Brooks unfolds the historical puzzle

AUSTRALIAN AUTHOR Geraldine Brooks admits her latest book, with its drunken priest, gambling rabbi and Muslim librarian, is rather "like the set-up of a very bad joke."­

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Published: Sun 13 Apr 2008, 10:24 AM

Last updated: Sun 5 Apr 2015, 2:43 PM

But the Pulitzer prize-winning writer has tackled the decidedly unfunny subjects of war, genocide and religious intolerance in 'People of the Book,' an historical puzzle dedicated to librarians and likened to the 'Da Vinci Code.'­

Like Dan Brown's blockbuster, 'People of the Book' is a fictional imagining which fills in the blanks of a historical and religious mystery —in this case the story of a medieval Hebrew manuscript known as the Sarajevo haggadah.­

The centuries-old Jewish book has survived the Spanish Inquisition and twice been saved from destruction by courageous Muslim librarians in its namesake city —once from the Nazis and again during the bombing of the city in the 1990s.­

But how the 600-year-old illuminated manuscript arrived in Sarajevo, and why it seemingly reflects a Christian influence and carries a drawing of what appears to be a Moorish, and thus Muslim woman has long intrigued scholars.­

Brooks, who turned to historical novel writing after a career as a war correspondent, used these few facts to build her own story of how the little book survived and has dedicated it to librarians everywhere.­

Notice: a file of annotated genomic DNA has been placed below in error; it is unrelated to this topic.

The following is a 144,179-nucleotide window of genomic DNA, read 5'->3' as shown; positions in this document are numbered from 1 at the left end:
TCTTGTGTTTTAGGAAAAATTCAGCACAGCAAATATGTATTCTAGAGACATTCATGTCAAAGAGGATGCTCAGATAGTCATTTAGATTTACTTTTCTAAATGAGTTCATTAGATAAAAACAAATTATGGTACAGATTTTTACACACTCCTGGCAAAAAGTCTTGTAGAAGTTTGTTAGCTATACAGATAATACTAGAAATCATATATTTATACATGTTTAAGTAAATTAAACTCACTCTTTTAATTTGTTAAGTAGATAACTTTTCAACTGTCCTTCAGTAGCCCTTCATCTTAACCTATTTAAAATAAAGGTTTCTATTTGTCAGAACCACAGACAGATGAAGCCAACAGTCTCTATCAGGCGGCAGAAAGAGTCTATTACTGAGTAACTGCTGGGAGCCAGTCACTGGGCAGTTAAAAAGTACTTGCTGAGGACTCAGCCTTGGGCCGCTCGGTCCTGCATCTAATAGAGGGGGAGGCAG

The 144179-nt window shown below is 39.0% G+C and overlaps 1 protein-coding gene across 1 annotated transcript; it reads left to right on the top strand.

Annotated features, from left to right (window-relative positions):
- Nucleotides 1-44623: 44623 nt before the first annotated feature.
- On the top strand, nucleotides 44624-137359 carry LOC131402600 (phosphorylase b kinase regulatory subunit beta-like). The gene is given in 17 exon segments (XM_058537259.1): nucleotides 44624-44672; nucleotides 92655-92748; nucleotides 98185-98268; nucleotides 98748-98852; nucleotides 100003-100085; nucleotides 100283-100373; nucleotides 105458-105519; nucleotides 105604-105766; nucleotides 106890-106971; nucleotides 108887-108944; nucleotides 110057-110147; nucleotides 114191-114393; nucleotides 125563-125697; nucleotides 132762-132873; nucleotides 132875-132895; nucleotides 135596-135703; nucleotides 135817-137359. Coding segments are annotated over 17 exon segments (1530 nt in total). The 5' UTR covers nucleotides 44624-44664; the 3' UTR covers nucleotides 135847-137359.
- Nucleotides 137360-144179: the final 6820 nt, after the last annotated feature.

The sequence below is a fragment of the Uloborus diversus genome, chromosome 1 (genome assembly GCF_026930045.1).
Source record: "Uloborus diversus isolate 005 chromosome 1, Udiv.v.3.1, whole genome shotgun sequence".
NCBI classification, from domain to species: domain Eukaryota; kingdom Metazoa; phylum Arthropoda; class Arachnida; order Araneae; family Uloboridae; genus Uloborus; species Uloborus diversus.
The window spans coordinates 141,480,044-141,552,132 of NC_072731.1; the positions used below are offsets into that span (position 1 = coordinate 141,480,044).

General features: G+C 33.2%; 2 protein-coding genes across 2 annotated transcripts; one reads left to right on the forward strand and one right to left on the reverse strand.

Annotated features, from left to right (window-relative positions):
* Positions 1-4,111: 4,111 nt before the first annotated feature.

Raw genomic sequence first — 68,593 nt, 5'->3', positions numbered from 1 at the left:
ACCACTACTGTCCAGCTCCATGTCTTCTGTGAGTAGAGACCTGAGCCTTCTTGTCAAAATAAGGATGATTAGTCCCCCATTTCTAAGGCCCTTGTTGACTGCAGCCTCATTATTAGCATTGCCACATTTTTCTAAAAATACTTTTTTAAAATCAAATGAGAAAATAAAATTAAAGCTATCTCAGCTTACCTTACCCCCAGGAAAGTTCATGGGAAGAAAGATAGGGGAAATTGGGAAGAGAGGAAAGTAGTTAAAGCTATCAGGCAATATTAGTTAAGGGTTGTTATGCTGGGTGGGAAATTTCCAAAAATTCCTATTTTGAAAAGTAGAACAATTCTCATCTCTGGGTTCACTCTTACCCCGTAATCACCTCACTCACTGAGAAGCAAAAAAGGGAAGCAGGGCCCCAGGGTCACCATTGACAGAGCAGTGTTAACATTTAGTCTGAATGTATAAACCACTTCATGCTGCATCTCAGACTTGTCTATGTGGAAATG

"I heard about the haggadah when it was missing and its fate was completely uncertain," she told AFP on the sidelines of Australia's premier literary festival in Adelaide last month.­ "And it kind of, I guess, was banging around in my head and then when it was revealed it had been saved from the bombing by a Muslim librarian it kind of meshed with something else I had been thinking about for a long time which was the place of illuminators in the medieval period.­

"The illuminator of the Sarajevo haggadah was my starting point of telling the story. And it all just went from there."­

But she says there's no temptation to combine the real-life accuracy of the journalist with the imagination of the novelist and package it as non-fiction.­

"I don't like faction," she said.­

"If it's described as a work of non-fiction then everything in it bloody better well be true as far as I'm concerned."



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